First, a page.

I was going to ask rhetorically whether we intend to abandon Tchaikovsky and Dostoyevsky, too, but, as it turns out, this isn’t really a joke, for over at Marginal Revolution, Tyler Cowen notes that “the editors of the ‘Studies in the History of Philosophy’ have decided not to pursue the project of publishing a thematic issue devoted to Russian religious philosophy.” Why? Are there are a lot of religious philosophers in the Russian military? Did they help plan the invasion of Ukraine? Are the bulk of them fans of Putin’s — or even still alive? This is boobishness in the extreme, the equivalent of disowning Beethoven because of Bismarck’s bad behavior. The United States should use any leverage it has against the Russian regime, but there is a difference between leverage and iconoclasm, and it is one that too many in the West are not presently observing.

Even Russian NHLers are getting death threats, to the horrified outrage of their emigre Ukrainian Jewish agent.

The closest analogy here is China, given that state misbehavior is directly comparable, so I will focus on that. 

Why the difference? A couple of likely culprits in my book.

First is cash--China owns a lot of things and people in the West, and that sweet yuan stream is addicting. 

Second is the poisonous identity politics of the West: Russians are overwhelmingly white, and insane domestic nastiness transfers well overseas in this case. Xi gets the race card played on his behalf, but there is nothing in the same deck for Putin. 

Oh, make no mistake: there is no shortage of apologetics for Putin's hellish aggression out in the wild. But it is dressed in a different brand of blood-stained tinsel than that which festoons the monster in Beijing.

Good job, builders of the "Digital Curtain." Now do China.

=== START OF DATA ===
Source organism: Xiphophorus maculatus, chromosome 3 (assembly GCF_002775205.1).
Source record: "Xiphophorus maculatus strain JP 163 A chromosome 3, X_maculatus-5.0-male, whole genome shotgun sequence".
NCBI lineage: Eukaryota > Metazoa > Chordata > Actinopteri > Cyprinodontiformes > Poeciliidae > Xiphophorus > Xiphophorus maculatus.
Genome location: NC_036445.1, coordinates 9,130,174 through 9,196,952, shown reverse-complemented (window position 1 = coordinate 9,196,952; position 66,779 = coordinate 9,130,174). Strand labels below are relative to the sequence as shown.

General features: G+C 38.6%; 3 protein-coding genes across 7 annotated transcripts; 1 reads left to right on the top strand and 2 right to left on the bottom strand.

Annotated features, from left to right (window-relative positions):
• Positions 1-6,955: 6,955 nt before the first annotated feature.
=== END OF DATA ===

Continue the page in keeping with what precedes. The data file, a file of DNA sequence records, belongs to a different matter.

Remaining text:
It beats war.

But genocide deserves no less. 

I won't be holding my breath, though.

Thursday, March 03, 2022

How about "our Vlad-loving Patriarch" instead?

The invaluable Pillar does excellent work today examining the impact of Putin's war of aggression on the Ukrainian Orthodox Churches. The report can be found here.

As hinted at before here, there is more than one Orthodox Church in Ukraine. The largest is recognized by the Patriarch of Constantinople and those in communion with him. The other is recognized by Kirill, who heads what is easily Orthodoxy's 800 pound gorilla. The demographic and power imbalance in the patriarchates is profound, and drives the schism between them.

Which, yes, started in 2018 because the Patriarch of Constantinople recognized one Orthodox Church in Ukraine, and Kirill the other.

But the attack on Ukraine has thrown the Russian-recognized one into turmoil. 

To the point where two Russian-recognized diocese have stopped recognizing the Russian Patriarch in the Divine Liturgy:

“The termination of the commemoration of the Primate of the Church, not because of doctrinal or canonical errors, or delusions, but because of discordance with certain political views and preferences, is a schism, for which anyone who commits it will answer before God, not only in the age to come, but also in the present,” Patriarch Kirill of Moscow wrote March 2 to an archbishop of the Ukrainian Orthodox Church, which is governed by Kirill.

The statement came after Metropolitan Archbishop Evlogy of Sumy, a city in eastern Ukraine, instructed his priests Monday to discontinue prayers of communion with Kirill in the Divine Liturgy, or celebration of the Eucharist. 

Schism is the refusal of submission to the authority of a legitimate religious authority, or refusal of communion, or unity, within a church body.

Evlogy’s decision is understood to be a repudiation of Kirill’s leadership. It came after the Russian Orthodox patriarch issued prayers Sunday that seemed aimed at theologically justifying Russian President Vladimir Putin’s invasion of Ukraine.

But the Sumy Orthodox archbishop said in a statement March 2 that directing priests to stop praying liturgically for Kirill is not an act of schism. Evlogy wrote that he remains in communion with Kyiv Metropolitan Onufriy, leader of the Ukrainian Orthodox Church under Kirill’s jurisdiction. 

As with the various western Catholic forms of Mass, the Divine Liturgies of the East (Orthodox and Catholic) commemorate the servant of the Faithful. In the case of churches with patriarchs, it is "our Patriarch," sometimes with the prefix "our most blessed" or even "God-loving Patriarch."

So, to not recognize your servant-patriarch is a momentous decision. But one that makes sense in momentous times--like your nation being assaulted and your patriarch making justification noises for the assault. 

Hence my sardonic suggestion in the title. It increasingly fits the ecclesiastical situation, sadly.

And it will only get worse as the war rages on and Ukraine continues to be ground down. Unfortunately for those who support the Russian patriarch, it seems that he has no intention of changing direction.